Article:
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How to Be a More Confident Parent

A local pediatrician and researcher explains how to avoid the impossible ideals of perfect parenting in her new book, The Confident Parent.  

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If we’re honest, there’s no right way to parent. There are, however, a lot of parents trying their best and getting beaten down by experts, the media, and other parents. Dr. Jane Scott, a pediatrician, neonatologist, and inventor of the Tortle (a beanie to help avoid Flat Head Syndrome in infants) takes all the fundamental questions of bringing up children and offers relatable wisdom in her new book, The Confident Parent. From sleep-training your newborn and making dinnertime manageable to finding the right type of discipline, Dr. Scott wants parents to know that it’s OK to let your kids take risks and that being confident is key. We chatted with Dr. Scott about parenting when every decision is questioned:

5280: With so many parenting guides and experts having their say, how to you think we can get back to parents trusting their own instinct when it comes to the best ways to raise their children?

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Dr. Jane Scott: In my book, I have provided some tips on how to navigate the information coming in from friends, the net, and social media. I recommend trusting your own decisions and use some global examples of how people in other cultures make decisions and do not feel guilty. I support being the best parent you can be, and try to help them recognize that no one can become “the perfect parent.”

Even if we bypass trying to be perfect, there are still parents who are stressed that they aren’t doing a good job, no matter which type of parenting model they subscribe to. What do you think led to this epidemic of doubtful parenting?

There are a number of factors, but one appears to be the lack of support they get financially, with paid time off or even support in the home, or affording daycare or preschool. This is in very high contrast to almost every country around the world, even third world countries. Moms are trying to balance an already tight, busy schedule now with a child, often sleep deprived but still feeling like they are required to function in every other arena with the same high level of performance. There is another factor which may be adding significantly to the problem. That is the Internet, which certainly has brought a lot of value. However, parents are now comparing themselves to a whole group of “expectations and images of perfect children” shown on various social media platforms. It is interesting that at a time when parents have more knowledge available to them, they in fact feel less secure in their knowledge of parenting.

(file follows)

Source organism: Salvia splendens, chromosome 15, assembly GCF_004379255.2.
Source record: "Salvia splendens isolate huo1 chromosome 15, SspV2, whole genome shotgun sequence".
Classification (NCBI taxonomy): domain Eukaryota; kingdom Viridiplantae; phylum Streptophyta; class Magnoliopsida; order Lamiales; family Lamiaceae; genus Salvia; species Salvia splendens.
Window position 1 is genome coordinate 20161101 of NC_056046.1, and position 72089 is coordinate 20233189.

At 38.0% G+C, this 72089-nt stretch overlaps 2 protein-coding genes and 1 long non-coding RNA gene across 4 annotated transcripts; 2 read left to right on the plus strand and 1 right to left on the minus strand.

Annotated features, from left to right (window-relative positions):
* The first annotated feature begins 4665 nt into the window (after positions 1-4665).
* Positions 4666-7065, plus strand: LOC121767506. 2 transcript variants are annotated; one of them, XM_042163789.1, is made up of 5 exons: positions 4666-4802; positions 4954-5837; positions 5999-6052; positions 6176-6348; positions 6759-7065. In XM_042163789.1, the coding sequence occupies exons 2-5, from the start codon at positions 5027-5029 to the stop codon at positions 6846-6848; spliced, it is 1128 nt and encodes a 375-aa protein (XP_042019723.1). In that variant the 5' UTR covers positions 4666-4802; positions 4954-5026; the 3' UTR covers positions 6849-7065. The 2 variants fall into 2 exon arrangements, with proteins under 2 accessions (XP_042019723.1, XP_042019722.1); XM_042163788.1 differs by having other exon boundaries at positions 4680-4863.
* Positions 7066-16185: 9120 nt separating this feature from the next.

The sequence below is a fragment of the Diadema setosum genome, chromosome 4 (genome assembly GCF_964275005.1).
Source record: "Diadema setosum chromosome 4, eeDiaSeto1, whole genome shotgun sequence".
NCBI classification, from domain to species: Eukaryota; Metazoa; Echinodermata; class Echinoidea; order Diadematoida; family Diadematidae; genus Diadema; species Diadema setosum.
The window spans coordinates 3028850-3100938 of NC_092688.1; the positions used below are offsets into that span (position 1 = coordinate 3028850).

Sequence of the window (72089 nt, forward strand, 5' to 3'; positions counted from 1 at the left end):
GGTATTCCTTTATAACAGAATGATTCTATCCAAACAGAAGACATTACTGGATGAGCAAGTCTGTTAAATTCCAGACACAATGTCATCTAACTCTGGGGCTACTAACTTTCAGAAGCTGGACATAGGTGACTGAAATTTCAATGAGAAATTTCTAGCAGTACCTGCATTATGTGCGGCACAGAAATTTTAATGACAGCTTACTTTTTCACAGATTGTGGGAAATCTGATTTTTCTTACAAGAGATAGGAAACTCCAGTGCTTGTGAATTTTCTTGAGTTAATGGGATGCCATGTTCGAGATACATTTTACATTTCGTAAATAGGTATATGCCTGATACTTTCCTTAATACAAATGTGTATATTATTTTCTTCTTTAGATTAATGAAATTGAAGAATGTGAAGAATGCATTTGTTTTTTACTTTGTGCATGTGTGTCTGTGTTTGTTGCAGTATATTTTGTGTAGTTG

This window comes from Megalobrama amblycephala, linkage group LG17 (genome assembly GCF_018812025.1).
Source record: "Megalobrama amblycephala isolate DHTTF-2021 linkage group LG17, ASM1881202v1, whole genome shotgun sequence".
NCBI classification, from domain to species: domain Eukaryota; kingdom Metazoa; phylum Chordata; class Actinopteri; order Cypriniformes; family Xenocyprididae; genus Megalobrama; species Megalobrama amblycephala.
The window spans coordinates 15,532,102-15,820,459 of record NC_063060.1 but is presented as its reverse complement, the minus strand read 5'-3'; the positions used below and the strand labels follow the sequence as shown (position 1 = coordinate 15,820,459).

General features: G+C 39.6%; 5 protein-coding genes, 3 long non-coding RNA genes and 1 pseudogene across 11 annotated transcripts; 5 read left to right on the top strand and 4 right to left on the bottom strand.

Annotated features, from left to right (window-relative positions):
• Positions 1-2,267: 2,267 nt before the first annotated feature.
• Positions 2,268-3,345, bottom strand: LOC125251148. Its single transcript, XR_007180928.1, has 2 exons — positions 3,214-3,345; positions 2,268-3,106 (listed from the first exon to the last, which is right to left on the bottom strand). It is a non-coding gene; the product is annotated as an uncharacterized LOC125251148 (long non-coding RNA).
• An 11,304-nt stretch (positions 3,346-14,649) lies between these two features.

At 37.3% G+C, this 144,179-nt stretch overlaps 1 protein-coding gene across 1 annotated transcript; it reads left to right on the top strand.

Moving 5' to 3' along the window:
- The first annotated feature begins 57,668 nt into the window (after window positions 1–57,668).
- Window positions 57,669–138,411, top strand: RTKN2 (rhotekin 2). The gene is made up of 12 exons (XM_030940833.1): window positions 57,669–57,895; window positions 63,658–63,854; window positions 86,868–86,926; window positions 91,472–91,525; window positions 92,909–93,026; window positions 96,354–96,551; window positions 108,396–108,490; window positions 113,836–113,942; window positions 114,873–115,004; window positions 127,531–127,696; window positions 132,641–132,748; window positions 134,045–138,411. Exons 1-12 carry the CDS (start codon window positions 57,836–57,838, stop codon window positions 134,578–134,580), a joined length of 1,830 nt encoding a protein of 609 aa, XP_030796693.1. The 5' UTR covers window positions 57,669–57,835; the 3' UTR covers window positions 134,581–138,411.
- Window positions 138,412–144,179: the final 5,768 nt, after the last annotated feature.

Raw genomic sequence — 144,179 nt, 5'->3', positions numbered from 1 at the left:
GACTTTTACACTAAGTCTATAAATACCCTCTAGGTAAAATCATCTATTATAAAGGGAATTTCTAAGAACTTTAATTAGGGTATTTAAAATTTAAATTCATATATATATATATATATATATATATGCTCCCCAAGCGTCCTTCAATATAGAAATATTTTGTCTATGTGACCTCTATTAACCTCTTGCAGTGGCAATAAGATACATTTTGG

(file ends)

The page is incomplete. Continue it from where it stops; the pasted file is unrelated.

Why do you think so many parenting “experts” look to scare parents into one way of thinking?

Marketing and media have had a large part in spreading scary information about infant safety, and the importance of expensive tools (car seats, strollers, bouncers, warm baby wipes, latches, gates, etc.) that are needed to rear a baby successfully. While some of these things are certainly necessary, they do not need to be hugely expensive and children do not need to be in them all the time to be safe.

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You raised your own four children abroad. Do you think parents who live in a more relaxed environment like Colorado parent differently than other places in the U.S. or the world?

Actually, I see just as much stress in parents in Colorado as I have seen elsewhere. I feel that the forces for all U.S. parents are the same. They, as well as parents in other very Westernized countries, are living with similar pressures to perform at an almost unachievable level. An example of this is seen with the practice of helicopter parenting, which has become so common. Many parents have been led to believe that we now live in a very scary world and children must be constantly and closely supervised wherever they are, in case they get hurt in some way. In fact, the reality is that we have never lived in a safer world. The media makes sure we hear about every bad thing that happens to a child in our country of 330 million.

There is a lot of well-meaning advice out there. If you could give parents one single piece of advice on raising children, what would that be?

Build your village, allow others to help you, include your partner in all things baby, and take the time you need to heal and don’t feel guilty about it. People in other countries get so much help, love and care when they bring home a new baby, and it is expected and continues for many months if needed.

Meet Dr. Jane Scott this Saturday, November 12, at the BookBar in LoDo for a book signing and Q&A.

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